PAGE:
“This movement is not just about a pipeline,” she wrote in 2017 on sacredstonecamp.org, a camp publication. “We are not fighting for a reroute, or a better process in the white man’s courts.”
Rather, she said, they were fighting for something much bigger: their rights and for the “liberation” of Mother Earth. “We want every last oil and gas pipe removed from her body,” she wrote. “We want healing. We want clean water. We want to determine our own future.”
LaDonna Carole Brave Bull was born on June 8, 1956, in Fort Yates to Valerie Lovejoy Brave Bull and Frank Brave Bull.
She spent much of her girlhood with her grandmothers and grew up all over, from the Dakotas to California to New England and Florida. She enrolled in Standing Rock Community College, transferred to Black Hills State College and eventually graduated from the University of North Dakota at Grand Forks in 1990.
After college, she went to work for the Standing Rock Sioux Tribe as cultural resource planner. She also served as its historian and genealogist. She later helped the tribe create its office of historic preservation and a tourism office.
She has said she had been struck by the depth of historical trauma when she visited the site of the 1863 massacre at Whitestone Hill, in south-central North Dakota, where the U.S. Army slaughtered hundreds of Sioux. In a 2017 essay in Yes! magazine, she linked that event with the pipeline’s destruction of hundreds of archaeological sites and sacred places.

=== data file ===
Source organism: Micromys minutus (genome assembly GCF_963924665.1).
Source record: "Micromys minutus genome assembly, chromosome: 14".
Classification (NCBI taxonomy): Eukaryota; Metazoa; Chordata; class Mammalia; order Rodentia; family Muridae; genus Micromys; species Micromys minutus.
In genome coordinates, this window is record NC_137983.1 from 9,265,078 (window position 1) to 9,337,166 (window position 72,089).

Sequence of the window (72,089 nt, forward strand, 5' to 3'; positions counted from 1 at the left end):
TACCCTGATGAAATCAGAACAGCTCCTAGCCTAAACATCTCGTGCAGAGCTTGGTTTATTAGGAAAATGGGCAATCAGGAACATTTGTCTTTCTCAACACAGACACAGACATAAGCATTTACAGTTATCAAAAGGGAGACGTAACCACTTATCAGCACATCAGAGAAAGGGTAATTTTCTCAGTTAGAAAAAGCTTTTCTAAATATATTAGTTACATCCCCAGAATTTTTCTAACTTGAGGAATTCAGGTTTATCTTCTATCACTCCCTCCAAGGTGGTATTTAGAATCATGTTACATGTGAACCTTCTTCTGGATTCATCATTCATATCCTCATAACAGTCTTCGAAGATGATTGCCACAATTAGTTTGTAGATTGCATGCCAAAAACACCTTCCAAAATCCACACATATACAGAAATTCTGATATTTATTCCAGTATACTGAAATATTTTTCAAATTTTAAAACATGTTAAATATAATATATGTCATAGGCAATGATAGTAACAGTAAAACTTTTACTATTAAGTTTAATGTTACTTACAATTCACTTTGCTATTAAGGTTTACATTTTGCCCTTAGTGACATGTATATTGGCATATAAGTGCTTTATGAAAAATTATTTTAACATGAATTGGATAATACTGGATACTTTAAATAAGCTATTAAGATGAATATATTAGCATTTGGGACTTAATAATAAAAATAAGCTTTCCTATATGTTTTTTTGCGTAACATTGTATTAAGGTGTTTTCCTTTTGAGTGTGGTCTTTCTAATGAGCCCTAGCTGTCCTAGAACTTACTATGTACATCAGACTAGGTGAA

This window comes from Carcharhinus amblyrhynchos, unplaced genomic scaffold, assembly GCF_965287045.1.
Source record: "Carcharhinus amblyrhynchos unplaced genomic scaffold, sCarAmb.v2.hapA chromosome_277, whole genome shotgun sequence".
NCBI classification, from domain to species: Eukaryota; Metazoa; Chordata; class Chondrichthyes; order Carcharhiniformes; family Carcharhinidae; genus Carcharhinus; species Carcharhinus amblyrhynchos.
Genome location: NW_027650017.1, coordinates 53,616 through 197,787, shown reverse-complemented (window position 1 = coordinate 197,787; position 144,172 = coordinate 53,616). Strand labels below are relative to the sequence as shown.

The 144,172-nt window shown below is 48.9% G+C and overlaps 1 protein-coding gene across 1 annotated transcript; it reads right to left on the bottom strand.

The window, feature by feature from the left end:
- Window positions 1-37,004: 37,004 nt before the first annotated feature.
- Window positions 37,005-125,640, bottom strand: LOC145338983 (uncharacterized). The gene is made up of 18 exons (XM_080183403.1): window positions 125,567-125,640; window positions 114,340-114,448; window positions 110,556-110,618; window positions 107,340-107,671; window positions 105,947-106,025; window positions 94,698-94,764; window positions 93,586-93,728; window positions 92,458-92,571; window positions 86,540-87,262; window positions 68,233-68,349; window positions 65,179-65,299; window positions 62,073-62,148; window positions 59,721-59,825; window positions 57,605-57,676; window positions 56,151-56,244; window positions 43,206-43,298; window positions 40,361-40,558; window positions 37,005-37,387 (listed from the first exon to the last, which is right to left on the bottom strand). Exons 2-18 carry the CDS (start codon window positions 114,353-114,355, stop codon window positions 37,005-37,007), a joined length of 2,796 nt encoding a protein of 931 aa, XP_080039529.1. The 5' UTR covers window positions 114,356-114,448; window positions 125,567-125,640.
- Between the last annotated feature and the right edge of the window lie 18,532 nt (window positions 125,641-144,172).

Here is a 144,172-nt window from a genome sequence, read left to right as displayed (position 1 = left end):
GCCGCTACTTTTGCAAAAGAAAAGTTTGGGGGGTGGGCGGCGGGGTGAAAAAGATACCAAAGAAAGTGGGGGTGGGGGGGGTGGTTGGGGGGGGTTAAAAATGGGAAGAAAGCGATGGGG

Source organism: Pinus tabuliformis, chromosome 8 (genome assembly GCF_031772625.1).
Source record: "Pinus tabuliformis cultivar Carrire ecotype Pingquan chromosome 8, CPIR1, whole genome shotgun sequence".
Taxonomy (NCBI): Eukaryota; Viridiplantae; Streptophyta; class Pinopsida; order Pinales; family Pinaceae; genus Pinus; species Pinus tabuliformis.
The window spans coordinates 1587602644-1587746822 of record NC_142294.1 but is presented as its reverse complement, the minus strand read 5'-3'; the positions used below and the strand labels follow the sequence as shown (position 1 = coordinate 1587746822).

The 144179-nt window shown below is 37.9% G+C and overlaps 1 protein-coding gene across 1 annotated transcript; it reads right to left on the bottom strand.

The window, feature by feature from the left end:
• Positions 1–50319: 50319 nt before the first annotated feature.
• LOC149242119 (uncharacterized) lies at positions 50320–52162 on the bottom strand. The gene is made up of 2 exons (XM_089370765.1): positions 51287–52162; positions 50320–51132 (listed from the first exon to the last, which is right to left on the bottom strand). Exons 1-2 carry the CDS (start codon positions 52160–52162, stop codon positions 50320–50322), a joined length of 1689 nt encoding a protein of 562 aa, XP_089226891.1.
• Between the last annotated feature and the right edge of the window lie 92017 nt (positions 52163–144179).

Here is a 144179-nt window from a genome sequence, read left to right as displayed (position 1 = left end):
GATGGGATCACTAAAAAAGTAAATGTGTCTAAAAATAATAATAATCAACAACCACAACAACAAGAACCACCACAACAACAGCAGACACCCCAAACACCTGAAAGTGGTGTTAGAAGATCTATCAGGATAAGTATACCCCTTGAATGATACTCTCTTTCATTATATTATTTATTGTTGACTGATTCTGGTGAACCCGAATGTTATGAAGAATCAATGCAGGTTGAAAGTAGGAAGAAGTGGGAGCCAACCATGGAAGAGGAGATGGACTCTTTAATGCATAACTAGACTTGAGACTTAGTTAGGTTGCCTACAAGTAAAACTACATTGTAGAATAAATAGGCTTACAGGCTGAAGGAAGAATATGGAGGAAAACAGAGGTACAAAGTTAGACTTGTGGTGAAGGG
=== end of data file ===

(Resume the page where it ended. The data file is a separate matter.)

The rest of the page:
“The U.S. government is wiping out our most important cultural and spiritual areas,” she wrote. “And as it erases our footprint from the world, it erases us as a people.”
In 2019 Ms. Allard became an official representative for Indigenous peoples within the United Nations Economic and Social Council. She held positions on numerous boards and taught a class on combining Indigenous knowledge with modern technology.
After two early marriages, she married Miles D. Allard, whom she met at the University of North Dakota, in 1990 and whom a family obituary called the love of her life. Mr. Allard died in 2018.
Her survivors include six sons, William J. Brave Bull, Freedom P. McLaughlin, Eric Grey Cloud, Ian Scotty Halsey, Alex Schien and Shannon Meister; two daughters, Prairie Fawn McLaughlin and Nikola Allard; 21 grandchildren; two great-granddaughters; eight sisters; and eight brothers.
Shortly before Ms. Allard died, Indigenous youth on their way to a rally against the pipeline stopped by her house and placed signs in her yard saying “We love you LaDonna” and “Water is Life,” Kandi White of the Indigenous Environmental Network told Indian Country Today.
“Her son told us that LaDonna heard us chanting and knew we were there,” Ms. White said. “She told us not to be sad for her but to continue the fight.”
Katharine Q. “Kit” Seelye is a Times obituary writer. She was previously the paper’s New England bureau chief, based in Boston. She worked in The Times’s Washington bureau for 12 years, has covered six presidential campaigns and pioneered The Times’s online coverage of politics. @kseelye